Help I am not able to avoid conflicts.

Q: Help! I would like to live peacefully but keep getting into arguments with my friends and family. What do I do?

Answer: People come with unique life histories and experiences, shaping their perspectives, belief systems or values. Thus, these differences in opinion are inevitable!

It becomes a conflict depending upon how strongly each person holds onto his/her point of view, without necessarily accommodating other’s views. This is where one can intentionally change something. We can learn how to manage conflicts well and resolve them, by polishing our skills to present our views (assertiveness) and also listen to others too (empathy).

Q: Which is better – try to win arguments or give in to others – and how do I develop it?

Answer: People respond to conflicts in a variety of ways. It can range from always trying to win a point and gain power, to generally giving in to others (out of concern for others or for the relationship in general) or even of avoiding conflicts altogether. However, these styles are rather extreme and usually what might work best would be either to find a win-win solution for both self and the other person, or try to find a solution which is fair to both parties. Most people use a variety of approaches to manage conflicts, and the choice usually depends upon a combination of influences such as one’s goals and expectation from a situation, one’s values, belief systems, mood state, and the other person involved, as well as the context and culture.

When something important is at stake, our emotions get entangled. So one first needs to calm oneself down (use distraction, drink water, exercise, take a break, move away from the situation etc), then try to understand why this issue is important. And also try to get into other person’s perspective, and understand why this issue might be important to the other person. What would be her/his ideas and beliefs? Most of the times, there are no absolute right or wrong positions, so it is important to develop concern for the other person along with for oneself, and try to find a fair or win-win solution, which is also mutually acceptable.

However, in spite of differences there should be mutual understanding and acceptance of ‘no hurt-no violence’ contract. If a conflict leads to some kind of violence, or even threat of violence, then it is important to end that discussion, or even that relationship, till this contract is agreed upon to be followed.

Q: What happens when I work in teams and there are differences between various members of my team?

Answer: Conflict may arise due to true differences or can also be due to simple misunderstanding/miscommunication between people. When conflicts arise out of misunderstanding, gracefully acknowledging that you made an error and accepting other’s point of view will help you grow as an individual, and also build healthy relationships. Rephrasing and articulating other’s point of views help in bringing clarity to yourself and others, and reduces misunderstanding.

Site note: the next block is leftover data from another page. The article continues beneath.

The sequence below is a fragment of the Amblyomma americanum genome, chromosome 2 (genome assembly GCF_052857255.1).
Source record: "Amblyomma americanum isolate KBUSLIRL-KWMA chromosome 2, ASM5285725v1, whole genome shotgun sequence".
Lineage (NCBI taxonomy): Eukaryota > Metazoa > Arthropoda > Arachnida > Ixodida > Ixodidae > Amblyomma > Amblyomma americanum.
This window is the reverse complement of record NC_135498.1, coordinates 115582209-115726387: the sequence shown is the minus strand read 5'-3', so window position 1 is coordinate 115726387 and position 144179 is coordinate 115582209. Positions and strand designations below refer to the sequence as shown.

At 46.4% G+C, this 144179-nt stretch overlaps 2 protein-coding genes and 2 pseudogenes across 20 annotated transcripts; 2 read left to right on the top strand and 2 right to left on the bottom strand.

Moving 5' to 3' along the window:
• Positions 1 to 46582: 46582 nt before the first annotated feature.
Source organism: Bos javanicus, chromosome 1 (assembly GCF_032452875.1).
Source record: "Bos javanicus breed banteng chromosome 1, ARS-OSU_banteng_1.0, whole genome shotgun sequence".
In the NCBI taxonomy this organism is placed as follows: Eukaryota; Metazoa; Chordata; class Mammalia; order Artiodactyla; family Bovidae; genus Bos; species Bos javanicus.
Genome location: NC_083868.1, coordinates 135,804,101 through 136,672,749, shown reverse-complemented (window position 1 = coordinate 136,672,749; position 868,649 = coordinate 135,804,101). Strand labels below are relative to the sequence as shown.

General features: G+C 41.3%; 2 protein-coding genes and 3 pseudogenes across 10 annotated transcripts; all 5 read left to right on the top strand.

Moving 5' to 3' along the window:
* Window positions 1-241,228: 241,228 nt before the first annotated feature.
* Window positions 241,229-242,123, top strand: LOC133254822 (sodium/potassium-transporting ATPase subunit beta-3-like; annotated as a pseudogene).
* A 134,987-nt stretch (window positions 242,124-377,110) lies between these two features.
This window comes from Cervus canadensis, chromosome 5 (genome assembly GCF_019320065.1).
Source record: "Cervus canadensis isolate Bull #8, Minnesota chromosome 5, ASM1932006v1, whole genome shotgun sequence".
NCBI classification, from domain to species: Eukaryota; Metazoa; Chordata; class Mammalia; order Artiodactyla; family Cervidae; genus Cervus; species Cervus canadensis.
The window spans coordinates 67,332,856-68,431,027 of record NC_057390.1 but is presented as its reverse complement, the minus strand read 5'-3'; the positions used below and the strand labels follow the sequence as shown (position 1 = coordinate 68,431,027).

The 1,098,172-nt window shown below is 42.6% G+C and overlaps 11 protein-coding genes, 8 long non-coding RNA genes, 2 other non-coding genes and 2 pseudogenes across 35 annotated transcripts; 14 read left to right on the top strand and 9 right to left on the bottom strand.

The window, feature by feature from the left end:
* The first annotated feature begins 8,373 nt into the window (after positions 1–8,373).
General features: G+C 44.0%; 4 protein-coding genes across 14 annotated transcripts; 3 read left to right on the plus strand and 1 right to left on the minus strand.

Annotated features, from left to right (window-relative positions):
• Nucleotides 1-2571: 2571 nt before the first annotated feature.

Constructive differences in group/team discussions are in fact healthy. They aid in arriving at informed decisions. These may be seen more as conflicts in positions taken by individuals, rather than conflicts between individuals. Such differences can be addressed, first by listening to everyone’s viewpoints and articulating the differences and then by bringing the focus on the larger objective and building consensus. Showing empathy when listening and influencing generally helps resolve conflicts amicably through consensus.

Q: At times, I wonder whether my own opinions and conclusions are right and I feel miserable with myself.

Answer: Intra-personal conflict is within your own mind and it involves thoughts relating to your own principles, values and emotions. These conflicts may range from deciding between options on everyday tasks to important decisions such as choosing a career path. These conflicts can cause restlessness and may lead to significant distress.

Even these conflicts, if resolved well, can help you in understanding yourself better and aid in self-discovery and growth. First step is to recognize those inner conflicts and be aware of the origin of those conflicts – be it your own principles, beliefs or values. Being ignorant about the origins of the conflicts may cause unnecessary anxiety and stress. On the other hand, being aware and thoughtful about these inner conflicts can create breakthroughs.

You can talk to other people, read up about various related perspectives and contemplate over it in the context of your own life experiences. Simply experiencing an internal conflict ‘as-is’ without judgment and raising yourself to become a part of the solution will help your personal growth. Sometimes one may have to cultivate patience for the questions itself, because there may not be easy answers to some inner conflicts. And one will learn and resolve them gradually over the course of life.

Expert: Dr Jyotsna Agrawal
Dr Jyotsna is assistant professor of Positive Psychology at the
Dept. of Clinical Psychology, NIMHANS, Bangalore